I recommend taking ten minutes out of your day to watch the whole speech here, not because you are interested in the digital age but because Neil Gaiman constructs his speech as beautifully as he does his novels.
This week has been a week of more downs than ups, and I find myself perfectly in tune with my current read, Home, by Marilynne Robinson. It has been sitting on my bedside table for some time, waiting for the right moment to arrive – I had dipped into it before and set it aside – which just goes to show that there is a perfect novel for every moment in your life, and that there is a place for haunting, lyrical, reflective writing. In fact, there is a very real need for it.
A quote from the Weekend Australian sums it up perfectly: ‘In an age when books must shout to be heard above the cacophony, the success of Marilynne Robinson – indeed the existence of this writer – is a lovely miracle.’
Like many others I suspect, I have been advised that my writing is ‘too quiet’ for the current market. It’s something I’ve thought long and hard about, because anyone writing with a view to publication has to battle between the demands of that market and the work they want to produce. And even compromise may not be acceptable.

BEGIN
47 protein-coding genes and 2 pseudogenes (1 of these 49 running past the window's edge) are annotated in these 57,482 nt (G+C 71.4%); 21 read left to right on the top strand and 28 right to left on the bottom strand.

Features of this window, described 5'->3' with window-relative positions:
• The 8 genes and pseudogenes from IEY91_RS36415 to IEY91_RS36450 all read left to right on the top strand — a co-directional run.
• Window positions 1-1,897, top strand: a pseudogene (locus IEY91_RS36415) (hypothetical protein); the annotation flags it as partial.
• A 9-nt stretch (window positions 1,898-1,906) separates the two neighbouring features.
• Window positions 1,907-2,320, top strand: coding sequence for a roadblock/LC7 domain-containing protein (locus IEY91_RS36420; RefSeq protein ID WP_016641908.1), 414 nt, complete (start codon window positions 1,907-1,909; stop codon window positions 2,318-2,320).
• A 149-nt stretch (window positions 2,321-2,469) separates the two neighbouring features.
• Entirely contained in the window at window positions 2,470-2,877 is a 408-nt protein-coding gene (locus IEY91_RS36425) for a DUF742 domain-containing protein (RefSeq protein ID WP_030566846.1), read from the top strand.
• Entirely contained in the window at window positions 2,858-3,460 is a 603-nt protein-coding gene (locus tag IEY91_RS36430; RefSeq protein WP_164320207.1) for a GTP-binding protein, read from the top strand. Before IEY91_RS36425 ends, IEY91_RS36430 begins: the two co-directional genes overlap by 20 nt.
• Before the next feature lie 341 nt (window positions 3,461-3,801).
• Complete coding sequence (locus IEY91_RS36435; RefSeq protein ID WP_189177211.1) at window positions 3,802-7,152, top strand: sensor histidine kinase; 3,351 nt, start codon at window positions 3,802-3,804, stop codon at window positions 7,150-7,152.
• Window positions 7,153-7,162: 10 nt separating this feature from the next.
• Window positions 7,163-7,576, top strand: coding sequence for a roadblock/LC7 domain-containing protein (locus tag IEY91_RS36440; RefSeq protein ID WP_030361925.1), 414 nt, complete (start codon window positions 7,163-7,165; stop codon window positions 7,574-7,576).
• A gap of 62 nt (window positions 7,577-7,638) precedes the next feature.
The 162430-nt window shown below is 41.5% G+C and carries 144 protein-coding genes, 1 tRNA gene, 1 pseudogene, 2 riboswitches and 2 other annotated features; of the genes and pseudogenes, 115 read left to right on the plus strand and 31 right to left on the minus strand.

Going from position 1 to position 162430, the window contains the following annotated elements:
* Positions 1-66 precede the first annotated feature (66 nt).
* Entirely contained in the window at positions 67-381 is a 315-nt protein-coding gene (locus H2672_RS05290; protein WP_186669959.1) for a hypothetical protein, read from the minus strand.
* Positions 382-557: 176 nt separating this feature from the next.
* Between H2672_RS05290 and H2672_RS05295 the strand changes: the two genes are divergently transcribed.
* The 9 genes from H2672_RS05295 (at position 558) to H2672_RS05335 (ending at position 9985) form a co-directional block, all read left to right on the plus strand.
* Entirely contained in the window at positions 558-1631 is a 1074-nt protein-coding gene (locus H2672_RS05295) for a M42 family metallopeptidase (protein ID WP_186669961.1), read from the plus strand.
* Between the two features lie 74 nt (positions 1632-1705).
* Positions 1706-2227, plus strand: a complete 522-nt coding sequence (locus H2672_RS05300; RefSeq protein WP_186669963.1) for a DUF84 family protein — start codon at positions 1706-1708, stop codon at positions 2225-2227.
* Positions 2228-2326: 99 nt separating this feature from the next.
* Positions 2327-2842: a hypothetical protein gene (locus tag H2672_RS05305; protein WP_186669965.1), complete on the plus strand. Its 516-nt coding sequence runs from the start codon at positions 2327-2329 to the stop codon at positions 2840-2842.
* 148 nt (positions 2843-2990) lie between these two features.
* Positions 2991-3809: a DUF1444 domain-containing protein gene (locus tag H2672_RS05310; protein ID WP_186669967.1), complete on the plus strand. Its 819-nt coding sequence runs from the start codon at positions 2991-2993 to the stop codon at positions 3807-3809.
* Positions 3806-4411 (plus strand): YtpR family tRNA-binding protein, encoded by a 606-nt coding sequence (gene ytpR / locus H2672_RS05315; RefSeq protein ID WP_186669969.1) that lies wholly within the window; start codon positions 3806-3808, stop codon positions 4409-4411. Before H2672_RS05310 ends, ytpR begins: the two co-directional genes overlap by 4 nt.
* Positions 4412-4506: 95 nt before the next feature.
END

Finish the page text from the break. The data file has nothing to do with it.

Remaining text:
I recently exchanged emails with a successful published writer:
HIM: Never had a plot issue that corpses couldn’t solve. Me, I dismember them and scatter them round (Insert name of City here).
Although flippant, there was truth in the content. And yet I would prefer one review that said, ‘I found this the most involving and moving novel I have read for many years. Emotionally true, painful and challenging’ (taken from Amazon) to a top 10 paperback I didn’t feel I could take pride in.
For now, my solution to finding myself out of step with the current market is self-publishing. I am reassured by the fact that the Sunday Times describes Marilynne Robinson as ‘one of the greatest living novelists.’ Even if I can’t aspire to that accolade, I can still take heart from it.
Jane reflects on the writing of These Fragile Things.
It is not often that I find myself in tune with former Tory shadow MP Ann Widdecombe, but I found myself sympathetic to the views expressed in ‘Are You Having a Laugh?’ her examination of the treatment of Christianity in popular culture (and in comedy, in particular.) Or if not her views, certainly those of journalist, Cole Moreton, who described very aptly the point at which a joke becomes very uncomfortable, at which you are left feeling guilty for having laughed; perhaps even reflecting that, actually, it wasn’t very funny after all. What contributors to the programme disagreed on was when they crossed that line. Surprisingly, it was Steve Punt who advised that he finds the final scene in the Life of Brian ”jaw-droppingly offensive,” whilst Lord Carey, former Archbishop of Canterbury, feels it is “authentically Christian.”